A Review of Books by Cuban Authors Published this January

After consulting with a number of publishers and reviewers, 14ymedio offers here a selection of the new editions of 2023. (Collage)

14ymedio bigger14ymedio, Madrid, 1 February 2023 — Spanish and Latin American bookshops have already taken delivery of the latest titles by Cuban authors — writers such as Armando Lucas Correa, Abraham Jiménez Enoa and Joel Franz Rosell. Reissues of earlier editions and books by new young writers have also appeared this January. After consulting with a number of publishers and reviewers, 14ymedio offers here a selection of the new editions of 2023.

The Morro lighthouse that overlooks Havana’s port features on the cover of  La viajera nocturna (The Night Traveller) (Ediciones B), Armando Lucas Correa’s most recent novel. The book is an emotive exploration of the connections between the individual and history, through the eyes of four women  in constant displacement  during the twentieth century.

From 1930s Nazi Germany to Batista’s Havana, Correa tells of human beings’ will to survive, and how family memories play a part in the decisions of his protagonists.

The journalist Abraham Jiménez Enoa, who has just won the Michael Jacobs Scholarship for Travel Writing with a project about his first year in exile, publishes La isla oculta (The Hidden Island) (Libros del K.O) – a collection of articles with the subtitle Historias de Cuba (Cuban Stories). Jiménez Enoa follows the trail of some of the characters who remain part of Havana life, like the gigolo who’s main aspiration is to leave both his country and his profession, or the suicide who tries to recover a sense of meaning in a harsh city.

Speaking about The Hidden Island, in an interview with Jorge Ramos the author said “What I’m trying to show is the subterranean Cuba, that everyday Cuba which everyone knows, where scarcity happens for a reason, shortages, lack of medicine and lack of human rights — all happen for a reason. After having put together this ’compendium’, it’s obvious to me why people are leaving Cuba”.

Joel Franz Rosell, already known as an author of classic children’s literature in Cuba, won the French Ville de Cherbourg prize in 2000 with his novel Mi tesoro te espera en Cuba (My Treasure Awaits You in Cuba), re-published this month by Verbum. A little girl’s trip to Cuba has the secret motive of searching for a supposed treasure which her great grand uncle hid on the island before escaping from Castro in 1959. The publisher presents it as a story of “adventure, mystery, complicated romance and a variety of challenges to the bonds of friendship”.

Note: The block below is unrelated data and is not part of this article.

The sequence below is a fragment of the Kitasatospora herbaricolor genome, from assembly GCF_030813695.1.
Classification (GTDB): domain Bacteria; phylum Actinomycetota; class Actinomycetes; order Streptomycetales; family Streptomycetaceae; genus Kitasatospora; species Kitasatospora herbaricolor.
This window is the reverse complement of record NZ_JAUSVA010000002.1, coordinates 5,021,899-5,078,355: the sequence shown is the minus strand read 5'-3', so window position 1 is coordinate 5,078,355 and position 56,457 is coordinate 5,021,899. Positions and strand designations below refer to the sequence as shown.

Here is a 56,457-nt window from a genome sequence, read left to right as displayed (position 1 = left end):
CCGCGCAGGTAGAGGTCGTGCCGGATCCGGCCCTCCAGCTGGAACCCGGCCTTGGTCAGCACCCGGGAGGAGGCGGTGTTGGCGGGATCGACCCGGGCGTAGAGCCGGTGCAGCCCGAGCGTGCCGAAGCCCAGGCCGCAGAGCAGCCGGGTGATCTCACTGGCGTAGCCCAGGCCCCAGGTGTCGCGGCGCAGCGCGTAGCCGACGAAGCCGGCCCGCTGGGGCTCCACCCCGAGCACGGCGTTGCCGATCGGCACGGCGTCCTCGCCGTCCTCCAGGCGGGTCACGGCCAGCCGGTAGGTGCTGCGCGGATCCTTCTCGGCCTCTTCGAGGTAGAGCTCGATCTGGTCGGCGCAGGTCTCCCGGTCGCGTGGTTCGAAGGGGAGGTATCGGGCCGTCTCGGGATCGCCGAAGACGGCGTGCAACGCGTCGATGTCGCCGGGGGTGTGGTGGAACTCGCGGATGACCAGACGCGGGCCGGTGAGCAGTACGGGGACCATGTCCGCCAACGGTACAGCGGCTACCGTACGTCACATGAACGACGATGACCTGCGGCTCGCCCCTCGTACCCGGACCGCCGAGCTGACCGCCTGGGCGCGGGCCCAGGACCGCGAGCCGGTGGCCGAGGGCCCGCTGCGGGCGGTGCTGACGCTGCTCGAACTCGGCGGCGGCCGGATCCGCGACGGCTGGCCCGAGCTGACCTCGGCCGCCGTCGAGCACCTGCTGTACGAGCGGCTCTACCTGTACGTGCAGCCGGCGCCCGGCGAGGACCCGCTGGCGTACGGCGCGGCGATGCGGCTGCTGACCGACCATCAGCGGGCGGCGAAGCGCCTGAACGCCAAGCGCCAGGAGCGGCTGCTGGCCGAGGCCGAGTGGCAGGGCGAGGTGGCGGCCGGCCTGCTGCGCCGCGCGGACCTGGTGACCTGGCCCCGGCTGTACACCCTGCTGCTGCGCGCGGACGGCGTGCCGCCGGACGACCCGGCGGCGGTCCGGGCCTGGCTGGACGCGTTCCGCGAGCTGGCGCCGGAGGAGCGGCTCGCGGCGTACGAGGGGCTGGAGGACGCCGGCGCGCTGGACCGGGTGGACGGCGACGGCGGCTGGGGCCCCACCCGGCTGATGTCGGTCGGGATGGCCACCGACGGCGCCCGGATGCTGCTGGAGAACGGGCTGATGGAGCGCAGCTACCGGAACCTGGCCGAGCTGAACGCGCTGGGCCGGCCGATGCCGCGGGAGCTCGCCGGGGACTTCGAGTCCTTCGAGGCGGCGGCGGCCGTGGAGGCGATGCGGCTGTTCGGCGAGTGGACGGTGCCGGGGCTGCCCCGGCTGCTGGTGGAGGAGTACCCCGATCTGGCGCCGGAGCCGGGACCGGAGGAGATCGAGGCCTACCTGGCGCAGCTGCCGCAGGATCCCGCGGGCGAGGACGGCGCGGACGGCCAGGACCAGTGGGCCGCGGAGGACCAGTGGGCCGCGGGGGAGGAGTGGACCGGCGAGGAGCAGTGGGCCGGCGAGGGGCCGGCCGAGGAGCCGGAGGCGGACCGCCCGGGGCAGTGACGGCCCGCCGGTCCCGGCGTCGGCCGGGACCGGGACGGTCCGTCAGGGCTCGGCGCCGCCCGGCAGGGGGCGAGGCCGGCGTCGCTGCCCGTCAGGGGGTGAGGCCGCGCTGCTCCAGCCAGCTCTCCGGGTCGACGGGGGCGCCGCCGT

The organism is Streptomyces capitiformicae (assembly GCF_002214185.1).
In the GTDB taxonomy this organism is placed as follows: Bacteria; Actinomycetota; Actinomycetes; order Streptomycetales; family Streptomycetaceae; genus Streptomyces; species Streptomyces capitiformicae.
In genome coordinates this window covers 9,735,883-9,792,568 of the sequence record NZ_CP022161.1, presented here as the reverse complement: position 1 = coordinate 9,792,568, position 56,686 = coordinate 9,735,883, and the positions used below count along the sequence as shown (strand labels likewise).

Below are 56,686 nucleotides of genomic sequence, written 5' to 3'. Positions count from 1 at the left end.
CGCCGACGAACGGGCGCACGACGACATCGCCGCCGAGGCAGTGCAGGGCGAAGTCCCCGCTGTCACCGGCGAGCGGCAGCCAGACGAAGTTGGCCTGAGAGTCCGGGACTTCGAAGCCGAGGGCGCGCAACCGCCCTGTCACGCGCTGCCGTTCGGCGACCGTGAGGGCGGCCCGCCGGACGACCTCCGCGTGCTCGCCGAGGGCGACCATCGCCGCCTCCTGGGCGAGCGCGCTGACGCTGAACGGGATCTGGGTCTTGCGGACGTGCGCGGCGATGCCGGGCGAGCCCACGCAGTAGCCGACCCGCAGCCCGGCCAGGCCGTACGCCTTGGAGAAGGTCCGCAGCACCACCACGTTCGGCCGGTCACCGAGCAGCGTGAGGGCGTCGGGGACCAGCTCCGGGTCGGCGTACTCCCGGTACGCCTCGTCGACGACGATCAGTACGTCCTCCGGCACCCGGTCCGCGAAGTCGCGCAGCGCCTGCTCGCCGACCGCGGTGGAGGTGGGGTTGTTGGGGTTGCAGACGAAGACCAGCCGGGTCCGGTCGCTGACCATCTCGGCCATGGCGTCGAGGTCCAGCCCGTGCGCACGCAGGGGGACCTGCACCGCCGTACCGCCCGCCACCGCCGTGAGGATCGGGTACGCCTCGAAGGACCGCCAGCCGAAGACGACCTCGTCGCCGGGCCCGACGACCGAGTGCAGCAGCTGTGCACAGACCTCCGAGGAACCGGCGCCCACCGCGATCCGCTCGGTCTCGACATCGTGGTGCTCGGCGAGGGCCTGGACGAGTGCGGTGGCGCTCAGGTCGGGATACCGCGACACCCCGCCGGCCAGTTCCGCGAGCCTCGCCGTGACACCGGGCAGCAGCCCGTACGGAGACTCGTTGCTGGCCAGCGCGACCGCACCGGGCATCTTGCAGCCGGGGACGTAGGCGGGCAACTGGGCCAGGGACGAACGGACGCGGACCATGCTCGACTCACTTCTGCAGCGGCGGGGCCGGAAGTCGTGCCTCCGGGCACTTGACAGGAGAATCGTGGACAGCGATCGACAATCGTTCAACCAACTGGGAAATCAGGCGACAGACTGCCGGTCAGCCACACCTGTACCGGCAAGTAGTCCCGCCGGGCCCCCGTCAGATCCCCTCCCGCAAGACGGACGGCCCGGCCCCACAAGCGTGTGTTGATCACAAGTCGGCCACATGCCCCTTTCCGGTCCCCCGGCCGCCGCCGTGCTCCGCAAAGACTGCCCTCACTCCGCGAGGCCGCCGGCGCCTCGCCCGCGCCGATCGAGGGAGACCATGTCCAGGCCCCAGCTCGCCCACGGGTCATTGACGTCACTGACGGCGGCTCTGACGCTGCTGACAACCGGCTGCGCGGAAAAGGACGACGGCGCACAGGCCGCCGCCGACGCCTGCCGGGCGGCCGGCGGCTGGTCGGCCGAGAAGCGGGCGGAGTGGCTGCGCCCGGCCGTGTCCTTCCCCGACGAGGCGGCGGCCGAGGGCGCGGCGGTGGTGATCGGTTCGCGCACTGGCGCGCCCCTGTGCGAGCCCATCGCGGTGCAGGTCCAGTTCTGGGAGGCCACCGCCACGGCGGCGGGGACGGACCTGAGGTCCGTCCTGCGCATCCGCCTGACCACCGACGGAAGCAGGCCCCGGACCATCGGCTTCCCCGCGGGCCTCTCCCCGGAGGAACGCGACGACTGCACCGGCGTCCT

This month the same publisher revived the historical and perceptive Memoria sobre la vagancia en la Isla de Cuba (A Report on Vagrancy on the Island of Cuba), by José Antonio Saco. This book, one of the most brutal nineteenth century analyses of Cuban society, discussed the vices, customs and interests of the Creole people, and proposed a way of better organising the country.

With the collection of poetry Los dias (The Days) (Homagno), the Camagüeyan writer Mario Ramírez continues the work he began in 2019 with his book Corolarios (Corollaries). “Romantic experience, all of the plans made over time that go on to trip us up, our resources of faith or of intelligence, this or that truth or doubt — all these, according to Rafael Almanza, are Ramírez’s themes, whose conclusions are that, in the middle of a dismal-seeming reality, there will still be, nevertheless, “a lyre” (musical instrument).

The novel Náufrago del tiempo (Time’s Castaway) (Verbum), by the writer and 14ymedio columnist Xavier Carbonell, is a meditation on the Island’s destiny, a “fable” — according to literary critic Roberto González Echevarría — whose protagonist encounters “a labyrinth of symbols, lost paradises, monasteries, pirate ships and ruined cities”.

Since the pandemic the Island has suffered a publishing crisis, and, although a recovery might be signalled by the 31st Havana International Book Fair (the Cuban Book Institute promised to market 4,000 titles), it’s unlikely that the work of Cuban publishers will be in the forefront of the event.

Dedicated to Colombia this year, as an invitee country, and to the theme of “inclusive reading”, the fair will be held during the period 9-19 February in its regular settings: in San Carlos de la Cabaña castle and its surroundings, and in Havana’s Historic Centre.

Among the hundred-year-old writers who will be celebrated at the event are Fina García Marruz – who died in 2022 aged 99 — and the geographer and explorer Antonio Núñez Jiménez. Homage will also be paid to Julio Travieso Serrano, recipient of the 2021 National Literature Prize, and the librarian Araceli García Carranza.

During the fair, the winners of the 2023 Alejo Carpentier Prize and the 2023 Nicolás Guillen Prize will be presented. The 2022 storytelling winners were Rogelio Riverón, for Cuarenta vasos de vodka (Forty Glasses of Vodka); Francisco López Sácha, for the novel Voy a escribir la eternidad (I’m Going to Write Eternity); and Joaquín Borges Triana, author of the essay Socorro, no soy subversivo (Help! I’m Not a Subversive). The winner of the Nicolás Guillén Prize was Carlos Esquivel, author of the poetry collection La guagua de Babel (The Babel Bus).

Translated by Ricardo Recluso


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